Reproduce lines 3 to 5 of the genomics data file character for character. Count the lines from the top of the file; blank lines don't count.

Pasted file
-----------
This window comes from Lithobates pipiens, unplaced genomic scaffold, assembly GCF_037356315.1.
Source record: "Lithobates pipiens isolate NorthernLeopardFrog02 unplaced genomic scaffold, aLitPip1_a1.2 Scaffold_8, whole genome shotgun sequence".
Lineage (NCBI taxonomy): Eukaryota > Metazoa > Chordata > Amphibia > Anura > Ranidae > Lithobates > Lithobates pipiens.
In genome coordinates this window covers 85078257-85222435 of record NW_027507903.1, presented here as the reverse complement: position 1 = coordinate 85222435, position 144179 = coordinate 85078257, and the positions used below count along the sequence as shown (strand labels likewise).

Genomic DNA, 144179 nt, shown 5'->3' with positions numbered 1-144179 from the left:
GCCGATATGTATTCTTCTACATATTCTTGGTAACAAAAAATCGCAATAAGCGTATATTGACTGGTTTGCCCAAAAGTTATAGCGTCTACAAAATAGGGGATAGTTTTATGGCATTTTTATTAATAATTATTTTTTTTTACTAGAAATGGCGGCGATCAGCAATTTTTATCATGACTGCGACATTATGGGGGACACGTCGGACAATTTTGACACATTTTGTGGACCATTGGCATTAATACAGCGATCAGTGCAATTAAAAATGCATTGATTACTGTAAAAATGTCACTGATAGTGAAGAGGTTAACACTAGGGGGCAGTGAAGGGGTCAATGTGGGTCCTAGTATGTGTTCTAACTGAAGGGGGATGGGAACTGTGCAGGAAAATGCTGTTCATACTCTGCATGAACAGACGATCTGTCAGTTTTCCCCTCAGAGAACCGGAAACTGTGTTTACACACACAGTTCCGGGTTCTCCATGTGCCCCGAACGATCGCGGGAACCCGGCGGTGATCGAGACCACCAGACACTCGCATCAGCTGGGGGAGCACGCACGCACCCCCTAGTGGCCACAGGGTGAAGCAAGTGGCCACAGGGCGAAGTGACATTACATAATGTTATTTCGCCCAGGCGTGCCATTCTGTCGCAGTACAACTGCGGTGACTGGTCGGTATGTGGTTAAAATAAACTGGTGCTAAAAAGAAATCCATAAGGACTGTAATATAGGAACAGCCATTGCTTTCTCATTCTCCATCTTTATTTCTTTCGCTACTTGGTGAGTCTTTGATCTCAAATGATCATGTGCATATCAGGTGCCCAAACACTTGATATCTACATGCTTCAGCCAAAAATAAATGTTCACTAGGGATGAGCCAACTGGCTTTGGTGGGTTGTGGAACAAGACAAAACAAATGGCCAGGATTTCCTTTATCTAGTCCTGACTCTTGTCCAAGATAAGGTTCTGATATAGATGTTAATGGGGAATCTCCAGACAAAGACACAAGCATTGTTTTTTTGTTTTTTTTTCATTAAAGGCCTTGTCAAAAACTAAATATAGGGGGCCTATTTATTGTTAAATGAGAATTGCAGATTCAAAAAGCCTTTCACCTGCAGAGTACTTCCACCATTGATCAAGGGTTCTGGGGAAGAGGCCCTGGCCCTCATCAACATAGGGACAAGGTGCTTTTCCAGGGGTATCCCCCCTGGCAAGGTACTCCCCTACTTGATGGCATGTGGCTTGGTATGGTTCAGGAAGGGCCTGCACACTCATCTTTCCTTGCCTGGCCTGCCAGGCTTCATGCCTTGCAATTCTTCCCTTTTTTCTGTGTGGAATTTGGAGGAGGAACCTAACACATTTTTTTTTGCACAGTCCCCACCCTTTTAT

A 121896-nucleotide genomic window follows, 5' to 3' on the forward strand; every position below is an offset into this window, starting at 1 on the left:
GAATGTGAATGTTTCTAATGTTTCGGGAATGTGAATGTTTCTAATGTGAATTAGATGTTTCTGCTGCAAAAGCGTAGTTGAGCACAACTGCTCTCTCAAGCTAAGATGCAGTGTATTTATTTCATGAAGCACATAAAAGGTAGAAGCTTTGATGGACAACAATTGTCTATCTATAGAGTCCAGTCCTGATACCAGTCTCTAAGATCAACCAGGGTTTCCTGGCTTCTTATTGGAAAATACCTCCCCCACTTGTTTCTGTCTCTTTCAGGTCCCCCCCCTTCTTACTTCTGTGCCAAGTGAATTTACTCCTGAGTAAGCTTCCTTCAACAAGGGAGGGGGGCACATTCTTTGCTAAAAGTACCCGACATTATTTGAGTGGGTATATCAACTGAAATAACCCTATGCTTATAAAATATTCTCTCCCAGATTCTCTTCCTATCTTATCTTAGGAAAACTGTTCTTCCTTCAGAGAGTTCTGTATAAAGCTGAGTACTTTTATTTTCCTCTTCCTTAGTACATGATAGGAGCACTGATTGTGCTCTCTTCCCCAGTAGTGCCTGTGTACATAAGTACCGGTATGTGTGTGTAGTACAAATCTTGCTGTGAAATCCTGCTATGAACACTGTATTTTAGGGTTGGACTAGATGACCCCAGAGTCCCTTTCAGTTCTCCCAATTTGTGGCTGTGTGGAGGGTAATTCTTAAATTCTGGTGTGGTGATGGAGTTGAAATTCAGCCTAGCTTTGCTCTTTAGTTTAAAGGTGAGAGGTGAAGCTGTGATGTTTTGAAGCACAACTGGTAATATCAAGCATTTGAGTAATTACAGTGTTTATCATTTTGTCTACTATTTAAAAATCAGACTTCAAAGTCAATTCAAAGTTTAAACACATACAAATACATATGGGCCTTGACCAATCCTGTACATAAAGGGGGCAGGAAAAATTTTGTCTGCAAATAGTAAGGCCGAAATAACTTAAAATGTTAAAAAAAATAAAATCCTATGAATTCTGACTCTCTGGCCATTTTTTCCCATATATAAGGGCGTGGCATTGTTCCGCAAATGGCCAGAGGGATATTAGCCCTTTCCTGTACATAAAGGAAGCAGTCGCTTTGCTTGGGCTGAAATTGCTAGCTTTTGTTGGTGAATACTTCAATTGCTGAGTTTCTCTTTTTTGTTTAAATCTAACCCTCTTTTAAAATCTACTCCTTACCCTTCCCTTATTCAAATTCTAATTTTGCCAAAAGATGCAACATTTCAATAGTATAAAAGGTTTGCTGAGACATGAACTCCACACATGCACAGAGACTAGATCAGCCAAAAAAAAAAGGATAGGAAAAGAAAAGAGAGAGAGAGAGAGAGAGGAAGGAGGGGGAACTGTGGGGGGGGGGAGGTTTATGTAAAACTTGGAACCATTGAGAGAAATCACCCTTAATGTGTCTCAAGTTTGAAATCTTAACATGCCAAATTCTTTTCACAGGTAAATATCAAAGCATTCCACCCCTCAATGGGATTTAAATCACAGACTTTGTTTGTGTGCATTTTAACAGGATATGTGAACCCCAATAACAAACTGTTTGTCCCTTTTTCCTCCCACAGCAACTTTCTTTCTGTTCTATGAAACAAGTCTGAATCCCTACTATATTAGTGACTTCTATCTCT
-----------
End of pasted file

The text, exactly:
Lineage (NCBI taxonomy): Eukaryota > Metazoa > Chordata > Amphibia > Anura > Ranidae > Lithobates > Lithobates pipiens.
In genome coordinates this window covers 85078257-85222435 of record NW_027507903.1, presented here as the reverse complement: position 1 = coordinate 85222435, position 144179 = coordinate 85078257, and the positions used below count along the sequence as shown (strand labels likewise).

Genomic DNA, 144179 nt, shown 5'->3' with positions numbered 1-144179 from the left: